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We admit it -- we've been known to use pepper indiscriminately, grabbing whatever peppermill is near. We know it's wrong -- don't judge us too harshly -- and we decided that it was time get our act together and bone up on pepper. We called on our friend Lior Lev Sercarz of La Boîte à Epice (remember him? Eric Ripert's go-to spice guy), to set us straight. He forgave our seasoning sins (you should, too) and gave us the following re-education.
First things first:
All true pepper comes from the piper nigrum plant. There are other spicy berries masquerading as pepper, but don't be fooled.
It's best to stick to whole peppercorns and grinding your pepper fresh. The pre-ground stuff loses its aroma quickly, making it dull by the time you get to cook with it. Who wants that?
Want to know what Lior says about grinding and storing spices? See here.
What it is: Produced from the still-green, unripe fruit of the piper nigrum plant, the berries are dried for several days, or blanched and then dried.
Varieties: Lots! With fun names like Lampung pepper from Indonesia, Sarawak pepper from Malaysia, and the more well-known Tellicherry pepper from India. We often stock Tellichery in the FOOD52 test kitchen.
Good for: Just about anything. We love it freshly ground over salads or eggs, and use it in a majority of our savory cooking. We're also hoping to revive Steak au Poivre, Merrill published a great recipe for it in the New York Times not too long ago.
What it is: The slightly ripe fruit of the piper nigrum plant is gathered and soaked in water in order to remove the flesh from the seed. The remaining seed is then dried. As a result, white pepper is less spicy.
Reputation rehab: There was a time when much of what was available wasn't exactly high quality white pepper. Lazy harvesting practices -- like cutting the drying time short -- can lead to fermentation and a funky taste. Luckily for us, and for white pepper's stature in the spice world, all this is changing and the quality of white pepper on store shelves is much improved.
Varieties: You might come across Muntok pepper from Indonesia and Sarawak pepper from Malaysia. Penja, a delicate white pepper that grows in volcanic soil in Cameroon, isn't likely to be found at your local A&P; if you come across it on your travels, please pick some up for us -- thanks!
Good for: Think of this as your more serene pepper, the ideal dinner guest who won't shout at the table, the one who always minds his manners. Pair it with vegetables, like these Haricots Verts à la Dijonnaise. Call on it when you're cooking fish and shellfish -- this Preserved Lemon and Spring Vegetable Risotto with Grilled Pernod Shrimp is a favorite of ours.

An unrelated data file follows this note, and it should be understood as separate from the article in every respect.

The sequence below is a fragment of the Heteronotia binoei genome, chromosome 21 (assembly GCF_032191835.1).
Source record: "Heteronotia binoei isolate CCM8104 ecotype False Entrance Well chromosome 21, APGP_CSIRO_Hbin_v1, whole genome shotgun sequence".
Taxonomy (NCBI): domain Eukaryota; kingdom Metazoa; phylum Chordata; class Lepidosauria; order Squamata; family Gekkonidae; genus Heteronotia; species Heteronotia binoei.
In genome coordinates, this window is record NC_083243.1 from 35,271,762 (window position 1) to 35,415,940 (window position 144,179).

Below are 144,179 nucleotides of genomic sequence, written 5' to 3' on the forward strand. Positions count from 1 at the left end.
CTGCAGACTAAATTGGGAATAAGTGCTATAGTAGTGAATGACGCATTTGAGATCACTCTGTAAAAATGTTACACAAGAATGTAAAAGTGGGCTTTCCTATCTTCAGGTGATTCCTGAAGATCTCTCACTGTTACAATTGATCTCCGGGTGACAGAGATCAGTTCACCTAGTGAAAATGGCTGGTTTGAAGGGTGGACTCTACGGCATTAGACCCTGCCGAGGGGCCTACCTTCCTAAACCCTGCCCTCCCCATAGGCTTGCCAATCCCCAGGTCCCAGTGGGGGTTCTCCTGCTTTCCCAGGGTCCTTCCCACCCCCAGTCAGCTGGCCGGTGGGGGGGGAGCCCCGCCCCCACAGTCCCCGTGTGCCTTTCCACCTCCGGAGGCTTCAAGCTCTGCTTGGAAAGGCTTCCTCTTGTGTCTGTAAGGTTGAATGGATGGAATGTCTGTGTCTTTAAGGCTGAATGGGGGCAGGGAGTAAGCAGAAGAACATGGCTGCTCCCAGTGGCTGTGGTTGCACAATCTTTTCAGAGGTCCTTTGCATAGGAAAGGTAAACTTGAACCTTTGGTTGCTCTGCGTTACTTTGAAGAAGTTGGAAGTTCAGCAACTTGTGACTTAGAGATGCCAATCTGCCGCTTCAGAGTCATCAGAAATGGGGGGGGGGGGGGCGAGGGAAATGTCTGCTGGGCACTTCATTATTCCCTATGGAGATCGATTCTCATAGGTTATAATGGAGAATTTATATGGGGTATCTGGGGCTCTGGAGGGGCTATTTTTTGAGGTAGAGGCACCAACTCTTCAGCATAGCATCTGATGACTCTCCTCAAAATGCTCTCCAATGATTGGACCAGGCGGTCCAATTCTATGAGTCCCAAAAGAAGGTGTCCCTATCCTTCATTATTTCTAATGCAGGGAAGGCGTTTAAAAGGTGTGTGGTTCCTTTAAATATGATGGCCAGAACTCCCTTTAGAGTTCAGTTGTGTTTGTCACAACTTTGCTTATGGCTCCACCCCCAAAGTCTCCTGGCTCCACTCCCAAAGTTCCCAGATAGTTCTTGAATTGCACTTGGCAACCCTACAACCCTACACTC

What it is: The unripe fruit from the piper nigrum plant, green pepper is most commonly pickled, freeze-dried, or air-dried.
What it is: The fraud of the pepper world! It may look like pepper, and it may be called pepper, but this berry comes from another plant altogether. It's often grouped under the pepper umbrella because of its shape and spiciness. It's also commonly referred to as red pepper, though they are unrelated.
Where it comes from: Pink pepper is the round fruit of the schinus terebinthifolius tree, native to South America. Most pink pepper comes from Brazil.
Good for: We like this little misfit, and you will, too. Its delicate bite, mild heat and berrylike sweetness make it ideal for seafood and desserts. Try these Pink Pepper Macerated Strawberries.
What it is: The ripe fruit of the piper nigrum vine, picked and left to dry in the sun. Often confused with pink pepper, red pepper is very hard to find. Chances are, the average consumer will never encounter red peppercorns but, again, keep us in mind if you happen upon it.
Where it's from: Red pepper hails from the region of Pondicherry in India.
Good for: The citrus notes of red pepper pair perfectly with seafood, such as these Salmon Papillotes with Red Peppercorns, Lime and Fresh Ginger.
What they are: Blends make for a complexity of flavors. At La Boîte à Epice, Lior makes a colorful blend of eight different peppercorns called Pierre Poivre, named after the French merchant who broke the Dutch monopoly on the spice trade.
DIY: Why not make your own blends? Buy peppercorn varieties individually, and then mix to your heart's content. Think of the possibilities!
Good for: Blends such as Pierre Poivre are great for steaks, game, burgers, grilling, and salad seasoning.
Grains of Paradise
What it is: Another pepper imposter. Grains of paradise were once used as a substitute for black pepper when it wasn't readily available. We're big fans of this spice, and think that in some cases, it's got pepper beat. Someone around these parts wrote a love letter to these exotic little seeds a few years ago.
Where it's from: Grains of paradise are the seeds of the the melegueta plant, a shrub that grows wild in countries like Guinea, Liberia, and Ghana. The plant is often linked to the cardamom family and, like cardamom, it produces pods filled with fragrant seeds.
Good for: Less acidic and milder than black pepper, grains of paradise have notes of citrus, ginger, cardamom and hazelnut with a nutty crunch. They're popular for brewing beer and also great sprinkled over salads or as seasoning for fish and meat. Or try them with these Hard Cooked Eggs, Lime Aioli and Dukkah.
What's your favorite type of pepper? How do you make the most of it?